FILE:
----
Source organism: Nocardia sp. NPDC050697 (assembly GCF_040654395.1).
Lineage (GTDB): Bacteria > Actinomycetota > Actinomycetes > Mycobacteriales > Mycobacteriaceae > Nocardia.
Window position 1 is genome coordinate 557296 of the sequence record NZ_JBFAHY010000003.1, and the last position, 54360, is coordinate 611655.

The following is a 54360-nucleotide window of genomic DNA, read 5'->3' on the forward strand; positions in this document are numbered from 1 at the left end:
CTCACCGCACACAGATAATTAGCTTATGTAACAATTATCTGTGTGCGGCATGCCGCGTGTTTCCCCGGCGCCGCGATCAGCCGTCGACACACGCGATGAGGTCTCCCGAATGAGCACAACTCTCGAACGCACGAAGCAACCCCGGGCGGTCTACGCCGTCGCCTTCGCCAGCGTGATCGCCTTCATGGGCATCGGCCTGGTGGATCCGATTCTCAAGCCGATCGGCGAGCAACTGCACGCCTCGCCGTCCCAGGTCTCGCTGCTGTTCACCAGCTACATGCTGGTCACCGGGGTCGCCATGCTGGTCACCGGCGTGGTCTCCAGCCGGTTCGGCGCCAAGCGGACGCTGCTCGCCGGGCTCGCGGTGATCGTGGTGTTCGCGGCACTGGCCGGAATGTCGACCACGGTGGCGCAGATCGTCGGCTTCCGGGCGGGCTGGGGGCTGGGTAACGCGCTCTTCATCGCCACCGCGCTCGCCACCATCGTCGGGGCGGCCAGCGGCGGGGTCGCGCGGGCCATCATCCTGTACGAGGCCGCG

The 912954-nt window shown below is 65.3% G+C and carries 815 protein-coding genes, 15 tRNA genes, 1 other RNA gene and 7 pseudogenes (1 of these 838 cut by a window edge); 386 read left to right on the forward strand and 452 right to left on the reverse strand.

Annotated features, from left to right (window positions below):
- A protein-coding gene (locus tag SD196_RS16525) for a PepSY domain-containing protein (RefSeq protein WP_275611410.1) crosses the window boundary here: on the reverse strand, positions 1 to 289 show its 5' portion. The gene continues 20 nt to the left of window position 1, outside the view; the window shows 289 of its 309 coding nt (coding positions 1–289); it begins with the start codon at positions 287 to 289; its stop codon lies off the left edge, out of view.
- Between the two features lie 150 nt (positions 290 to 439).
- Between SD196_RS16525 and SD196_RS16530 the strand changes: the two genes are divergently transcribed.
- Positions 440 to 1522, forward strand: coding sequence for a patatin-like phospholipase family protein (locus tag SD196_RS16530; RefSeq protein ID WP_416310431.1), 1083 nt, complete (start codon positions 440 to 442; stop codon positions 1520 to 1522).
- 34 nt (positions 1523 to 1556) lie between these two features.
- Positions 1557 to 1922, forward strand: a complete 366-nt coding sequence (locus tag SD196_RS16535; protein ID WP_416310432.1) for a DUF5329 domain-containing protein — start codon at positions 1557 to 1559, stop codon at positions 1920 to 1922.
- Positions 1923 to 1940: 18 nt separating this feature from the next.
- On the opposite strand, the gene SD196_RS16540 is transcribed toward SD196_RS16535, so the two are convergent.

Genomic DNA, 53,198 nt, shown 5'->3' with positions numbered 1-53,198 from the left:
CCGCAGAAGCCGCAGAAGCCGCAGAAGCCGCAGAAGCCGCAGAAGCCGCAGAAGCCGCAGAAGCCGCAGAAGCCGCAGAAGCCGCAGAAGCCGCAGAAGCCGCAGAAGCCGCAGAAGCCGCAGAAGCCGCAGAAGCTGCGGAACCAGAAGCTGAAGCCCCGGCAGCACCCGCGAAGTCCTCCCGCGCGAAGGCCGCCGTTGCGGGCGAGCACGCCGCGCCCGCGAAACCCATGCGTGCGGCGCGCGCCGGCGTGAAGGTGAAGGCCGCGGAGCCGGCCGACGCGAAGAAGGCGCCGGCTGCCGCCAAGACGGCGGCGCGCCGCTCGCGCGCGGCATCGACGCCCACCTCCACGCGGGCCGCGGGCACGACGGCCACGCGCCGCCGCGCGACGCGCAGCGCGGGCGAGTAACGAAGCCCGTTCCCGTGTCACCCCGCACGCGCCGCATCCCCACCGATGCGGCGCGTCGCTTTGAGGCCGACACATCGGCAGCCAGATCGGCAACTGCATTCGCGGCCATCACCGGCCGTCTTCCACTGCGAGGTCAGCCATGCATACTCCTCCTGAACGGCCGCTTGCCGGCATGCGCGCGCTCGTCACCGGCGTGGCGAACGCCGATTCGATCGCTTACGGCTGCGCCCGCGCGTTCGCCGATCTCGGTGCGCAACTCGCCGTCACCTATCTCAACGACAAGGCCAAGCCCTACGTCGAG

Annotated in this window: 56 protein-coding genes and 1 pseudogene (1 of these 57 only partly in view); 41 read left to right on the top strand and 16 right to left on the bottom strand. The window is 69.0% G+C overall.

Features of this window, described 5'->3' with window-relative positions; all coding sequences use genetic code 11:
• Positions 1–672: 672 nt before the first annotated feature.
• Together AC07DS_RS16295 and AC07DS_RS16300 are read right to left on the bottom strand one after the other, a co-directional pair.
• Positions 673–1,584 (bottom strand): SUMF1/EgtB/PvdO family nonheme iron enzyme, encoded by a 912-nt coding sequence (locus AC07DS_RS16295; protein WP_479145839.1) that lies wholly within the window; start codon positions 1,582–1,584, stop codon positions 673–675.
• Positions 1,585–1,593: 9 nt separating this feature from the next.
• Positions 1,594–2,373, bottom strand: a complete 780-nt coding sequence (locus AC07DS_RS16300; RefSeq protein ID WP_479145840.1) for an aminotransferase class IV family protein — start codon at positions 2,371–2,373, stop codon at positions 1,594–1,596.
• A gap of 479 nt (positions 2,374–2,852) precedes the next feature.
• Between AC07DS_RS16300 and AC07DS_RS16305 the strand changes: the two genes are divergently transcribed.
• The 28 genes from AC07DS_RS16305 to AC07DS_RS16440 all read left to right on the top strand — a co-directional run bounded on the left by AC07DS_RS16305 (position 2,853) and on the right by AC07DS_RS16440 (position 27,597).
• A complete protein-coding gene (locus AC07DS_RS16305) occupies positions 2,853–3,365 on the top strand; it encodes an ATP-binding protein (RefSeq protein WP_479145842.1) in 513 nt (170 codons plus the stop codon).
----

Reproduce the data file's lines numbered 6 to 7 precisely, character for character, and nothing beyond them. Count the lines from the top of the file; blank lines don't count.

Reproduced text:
The 912954-nt window shown below is 65.3% G+C and carries 815 protein-coding genes, 15 tRNA genes, 1 other RNA gene and 7 pseudogenes (1 of these 838 cut by a window edge); 386 read left to right on the forward strand and 452 right to left on the reverse strand.

Annotated features, from left to right (window positions below):